Time in Cut Glass


“And I will know it now!” the old man shouts and bangs the table with his fists. Ink flies up, slips through the air and falls in black flowers on the white paper. His eyes are hollowed out, sinking into pools of shadow over sharp white cheeks, agonized and strange.

                The boy can’t move, he can’t see anything. He shrinks away, as the old man’s ragged arm comes down and seizes his hair in a fury, forcing him toward the glass. Possessed by anger he bites his own tongue and spits out threats in threads of blood.

                “Look, God damn you!” the old man shrieks. “God damn you!”

                But the boy sees nothing, nothing in the clouded glass but a mirror of his tears. He can only shake his head, and the tears fly like from fur drenched. The old man screams his rage and the sky breaks open and the stony ground falls. The ink-flowers open deep into wells sliced with shining glass. The boy’s feet on the edge slide, he can’t speak for terror, can’t draw the breath he needs to scream in a chest bound so tight. He’s filled with weakness, limp.

                “I hold you now on the brink,” the old man whispers. “You have one hope boy, one hope. To see for me in this glass; to tell me what will be.”

                The glass is there, the boy tries to see. He opens his eyes so wide he thinks they may drop out into the ink. He holds his breath and looks into the mist. It’s dense, curling and gray like the eyes of the old man; gray like a shroud.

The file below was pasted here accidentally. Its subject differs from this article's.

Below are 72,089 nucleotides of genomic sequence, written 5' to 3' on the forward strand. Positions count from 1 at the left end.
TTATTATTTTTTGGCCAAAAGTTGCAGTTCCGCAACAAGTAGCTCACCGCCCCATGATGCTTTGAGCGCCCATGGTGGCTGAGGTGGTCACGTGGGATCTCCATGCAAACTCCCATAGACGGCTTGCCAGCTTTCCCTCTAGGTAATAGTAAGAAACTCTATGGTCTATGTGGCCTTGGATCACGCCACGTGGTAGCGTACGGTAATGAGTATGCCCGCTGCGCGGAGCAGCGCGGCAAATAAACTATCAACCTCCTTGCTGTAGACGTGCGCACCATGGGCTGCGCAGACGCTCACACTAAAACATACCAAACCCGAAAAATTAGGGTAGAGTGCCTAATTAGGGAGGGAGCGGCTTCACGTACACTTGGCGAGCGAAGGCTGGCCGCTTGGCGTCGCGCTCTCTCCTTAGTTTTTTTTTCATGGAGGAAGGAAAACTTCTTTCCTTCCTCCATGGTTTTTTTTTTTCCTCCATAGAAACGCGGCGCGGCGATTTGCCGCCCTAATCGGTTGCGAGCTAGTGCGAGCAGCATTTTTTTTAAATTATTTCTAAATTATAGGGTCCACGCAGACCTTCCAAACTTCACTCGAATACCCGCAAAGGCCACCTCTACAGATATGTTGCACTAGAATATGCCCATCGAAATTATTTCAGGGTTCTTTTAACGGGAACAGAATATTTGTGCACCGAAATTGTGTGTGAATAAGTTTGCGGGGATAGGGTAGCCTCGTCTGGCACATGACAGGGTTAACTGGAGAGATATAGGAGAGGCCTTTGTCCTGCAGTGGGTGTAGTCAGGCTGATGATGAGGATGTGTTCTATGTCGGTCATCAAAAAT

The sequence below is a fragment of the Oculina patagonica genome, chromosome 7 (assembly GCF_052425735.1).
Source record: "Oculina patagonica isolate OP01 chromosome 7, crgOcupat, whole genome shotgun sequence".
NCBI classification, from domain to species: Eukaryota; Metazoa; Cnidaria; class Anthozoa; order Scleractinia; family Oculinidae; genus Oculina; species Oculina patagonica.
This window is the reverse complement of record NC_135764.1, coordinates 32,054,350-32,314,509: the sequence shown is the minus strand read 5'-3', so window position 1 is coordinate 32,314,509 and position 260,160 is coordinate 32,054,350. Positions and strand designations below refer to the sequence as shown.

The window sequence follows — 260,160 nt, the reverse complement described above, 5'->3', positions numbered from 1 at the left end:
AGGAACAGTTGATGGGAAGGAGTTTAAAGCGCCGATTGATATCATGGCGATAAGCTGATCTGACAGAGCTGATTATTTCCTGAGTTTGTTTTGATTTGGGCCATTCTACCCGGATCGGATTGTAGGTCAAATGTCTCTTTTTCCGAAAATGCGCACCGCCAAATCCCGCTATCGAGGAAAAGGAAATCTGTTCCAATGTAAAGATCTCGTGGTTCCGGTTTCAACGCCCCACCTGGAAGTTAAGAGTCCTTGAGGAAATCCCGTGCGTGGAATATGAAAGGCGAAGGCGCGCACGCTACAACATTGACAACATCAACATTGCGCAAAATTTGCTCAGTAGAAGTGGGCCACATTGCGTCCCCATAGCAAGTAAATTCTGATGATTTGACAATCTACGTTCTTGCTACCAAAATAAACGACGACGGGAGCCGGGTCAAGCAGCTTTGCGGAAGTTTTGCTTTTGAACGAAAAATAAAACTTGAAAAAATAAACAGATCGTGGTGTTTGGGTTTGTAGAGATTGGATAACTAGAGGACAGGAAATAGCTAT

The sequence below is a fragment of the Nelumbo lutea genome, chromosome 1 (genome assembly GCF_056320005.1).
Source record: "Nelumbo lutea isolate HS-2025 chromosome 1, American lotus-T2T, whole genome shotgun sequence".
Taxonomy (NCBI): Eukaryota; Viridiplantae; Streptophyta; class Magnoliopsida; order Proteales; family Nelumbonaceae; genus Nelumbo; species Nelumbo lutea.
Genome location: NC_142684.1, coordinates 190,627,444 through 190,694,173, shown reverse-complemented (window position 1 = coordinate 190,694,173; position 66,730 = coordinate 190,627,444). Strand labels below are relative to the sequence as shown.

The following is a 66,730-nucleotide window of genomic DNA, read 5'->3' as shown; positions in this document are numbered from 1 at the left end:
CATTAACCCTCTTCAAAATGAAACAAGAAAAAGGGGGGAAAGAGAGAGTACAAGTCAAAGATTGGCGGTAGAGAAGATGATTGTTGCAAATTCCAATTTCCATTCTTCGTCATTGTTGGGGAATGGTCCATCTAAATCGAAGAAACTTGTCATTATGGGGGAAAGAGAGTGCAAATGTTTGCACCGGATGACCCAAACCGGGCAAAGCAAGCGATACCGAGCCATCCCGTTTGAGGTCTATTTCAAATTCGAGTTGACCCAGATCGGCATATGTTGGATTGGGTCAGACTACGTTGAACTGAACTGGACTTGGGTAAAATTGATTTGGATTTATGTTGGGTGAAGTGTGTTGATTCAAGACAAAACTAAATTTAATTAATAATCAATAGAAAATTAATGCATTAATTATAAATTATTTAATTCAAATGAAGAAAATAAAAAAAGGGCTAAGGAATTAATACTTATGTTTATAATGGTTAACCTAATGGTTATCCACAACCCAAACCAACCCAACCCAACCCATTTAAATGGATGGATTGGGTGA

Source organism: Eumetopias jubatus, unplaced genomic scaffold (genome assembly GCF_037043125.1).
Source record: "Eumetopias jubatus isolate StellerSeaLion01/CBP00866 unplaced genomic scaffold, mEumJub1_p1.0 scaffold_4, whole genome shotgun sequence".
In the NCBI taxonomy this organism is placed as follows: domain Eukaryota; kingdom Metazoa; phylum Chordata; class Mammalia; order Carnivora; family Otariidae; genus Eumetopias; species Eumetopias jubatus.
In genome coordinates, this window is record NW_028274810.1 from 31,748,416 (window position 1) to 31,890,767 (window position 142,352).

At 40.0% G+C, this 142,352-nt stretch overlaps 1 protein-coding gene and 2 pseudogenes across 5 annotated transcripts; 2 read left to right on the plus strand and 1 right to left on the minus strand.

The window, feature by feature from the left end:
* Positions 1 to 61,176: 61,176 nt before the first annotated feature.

“A shroud...”

                “Look deeper. Look deeper,” the old man wheedles now, caressing with long fingers at the boy’s neck. Fingers with sharp nails that scratch, cut the skin and slice him.

                The mists shatter under the boy’s unblinking stare in eyes that sting, so suddenly he’s nearly thrown back but something reaches out, steadies his feet and draws him on. He sees stone faces, standing statues with their arms raised up in praise of something, someone. He sees towers built in a mountain of rings. He sees as if he flies above it, looking down on a desert land. There’s no life, no breath, no wind, no living things.

                “There’ll be no one left,” the boy cries.

                “Will I be King?”

                “King of nothing. King of nowhere.”

                “King,” the old man closes his eyes and sings this word like lullaby to himself, holds it to him, warms himself around it.

                “King of nowhere and nothing,” cries the boy, he feels like a sack of water emptied.

                “When! How!”

                “I can’t see.”

                “You will!”

                It’s rushing him closer now, the mist, turning him around and flying him back. A reflection, the white face with eyes that glitter and a bitten mouth. It’s his own hand he sees then. Thin and small, curving around the thickness of the pen, fingers stained in the ink petals. He sees the hand fly up and pierce the old man through his left hollow eye. Blood like ink sprays out.

                “Death,” the boy says, and the old man is rubbing his hands when the pen stops him, thrusts into his rottenness. Husk of an old man falls onto cold stone, where the blood crackles, cakes and dries and flies away. The glass opens its mists and the boy falls into them, dropping into futures he’s unmade. But what’s been seen must exist, and he’s a witness now.

The End

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